Originally published on April 30, 2015, at NationofChange.org
Two former South Carolina police officers were sentenced to prison this week for using excessive force against a mentally disabled woman. After pleading guilty to violating the victim’s civil rights, the officers admitted they had no legitimate reason for tasing her eight times while she posed no threat to herself or others.
On April 2, 2013, Officer Eric Walters of the Marion Police Department noticed Melissa Davis walking out of the yard of a house for sale. Suspecting Davis of breaking into the home, Walters confronted her and deployed his Taser. Davis immediately fell to the ground and injured her head.
According to his plea agreement, Walters recalled ordering Davis to put her hands behind her back and firing his Taser four more times into her back without giving her time to comply. By the time backup arrived, Walters had Davis in handcuffs and was removing the probes in her back after determining she had not committed a crime. Claiming one of Davis’ hands had slipped from her improperly applied handcuffs, Officer Franklin Brown fired his Taser at Davis three more times even though he later confessed that she was not attempting to escape.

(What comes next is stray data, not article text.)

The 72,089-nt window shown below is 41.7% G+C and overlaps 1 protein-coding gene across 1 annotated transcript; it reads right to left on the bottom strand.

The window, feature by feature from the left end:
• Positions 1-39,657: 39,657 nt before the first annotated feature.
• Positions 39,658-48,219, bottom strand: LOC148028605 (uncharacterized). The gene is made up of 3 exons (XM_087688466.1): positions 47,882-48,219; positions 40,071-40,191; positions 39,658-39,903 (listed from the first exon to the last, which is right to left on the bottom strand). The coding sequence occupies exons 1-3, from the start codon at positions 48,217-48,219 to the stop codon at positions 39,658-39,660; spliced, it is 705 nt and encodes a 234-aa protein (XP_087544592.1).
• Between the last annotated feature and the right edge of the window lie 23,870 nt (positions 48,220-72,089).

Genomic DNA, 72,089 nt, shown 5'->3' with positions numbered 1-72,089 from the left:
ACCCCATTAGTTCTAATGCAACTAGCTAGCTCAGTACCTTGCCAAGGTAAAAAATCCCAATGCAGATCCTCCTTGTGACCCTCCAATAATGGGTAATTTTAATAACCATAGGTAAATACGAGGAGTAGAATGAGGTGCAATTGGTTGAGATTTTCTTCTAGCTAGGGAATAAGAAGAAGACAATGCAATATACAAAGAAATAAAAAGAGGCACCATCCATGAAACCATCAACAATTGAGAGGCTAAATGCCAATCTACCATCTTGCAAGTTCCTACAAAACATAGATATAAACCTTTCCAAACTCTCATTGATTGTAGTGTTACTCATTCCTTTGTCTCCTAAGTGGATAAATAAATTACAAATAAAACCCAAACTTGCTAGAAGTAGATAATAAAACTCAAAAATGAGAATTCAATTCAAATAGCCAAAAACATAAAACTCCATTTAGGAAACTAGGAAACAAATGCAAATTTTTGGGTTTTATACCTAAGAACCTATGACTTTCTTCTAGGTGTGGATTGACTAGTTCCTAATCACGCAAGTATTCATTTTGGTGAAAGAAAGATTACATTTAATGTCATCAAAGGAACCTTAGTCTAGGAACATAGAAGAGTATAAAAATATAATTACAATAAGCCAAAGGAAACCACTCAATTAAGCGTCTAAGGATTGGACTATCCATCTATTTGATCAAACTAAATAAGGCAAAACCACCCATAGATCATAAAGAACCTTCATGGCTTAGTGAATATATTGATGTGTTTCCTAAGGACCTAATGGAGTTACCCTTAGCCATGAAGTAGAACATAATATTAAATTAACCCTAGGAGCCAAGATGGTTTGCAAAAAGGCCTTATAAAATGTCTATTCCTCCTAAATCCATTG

Brown offered to release Davis if he could shoot her one more time in the forehead with his Taser. According to his plea agreement, Brown told the other officers that he had deployed his Taser because he did not want to touch Davis.
“The defendants abused their authority as law enforcement officers by repeatedly tasing a defenseless, compliant victim,” stated Principal Deputy Assistant Attorney General Vanita Gupta of the Civil Rights Division.
In October 2014, Walters and Brown pleaded guilty to deprivation of rights under color of law. On Monday, Walters was sentenced to serve one year and a day in prison. That same day, Brown received 18 months in prison because he had used his Taser while Davis was already in handcuffs. Both defendants are also subject to three years of supervised release following their prison sentences and each face a $100 special assessment.
According to the prosecution and a civil lawsuit, Davis was well known around the small city of Marion and the officers should have been aware of her diminished mental state. Davis’ caretaker filed the lawsuit against the officers and the city because along with the physical pain, Davis continues to suffer mental anguish every time she sees a cop or the scar on her forehead reflected in the mirror.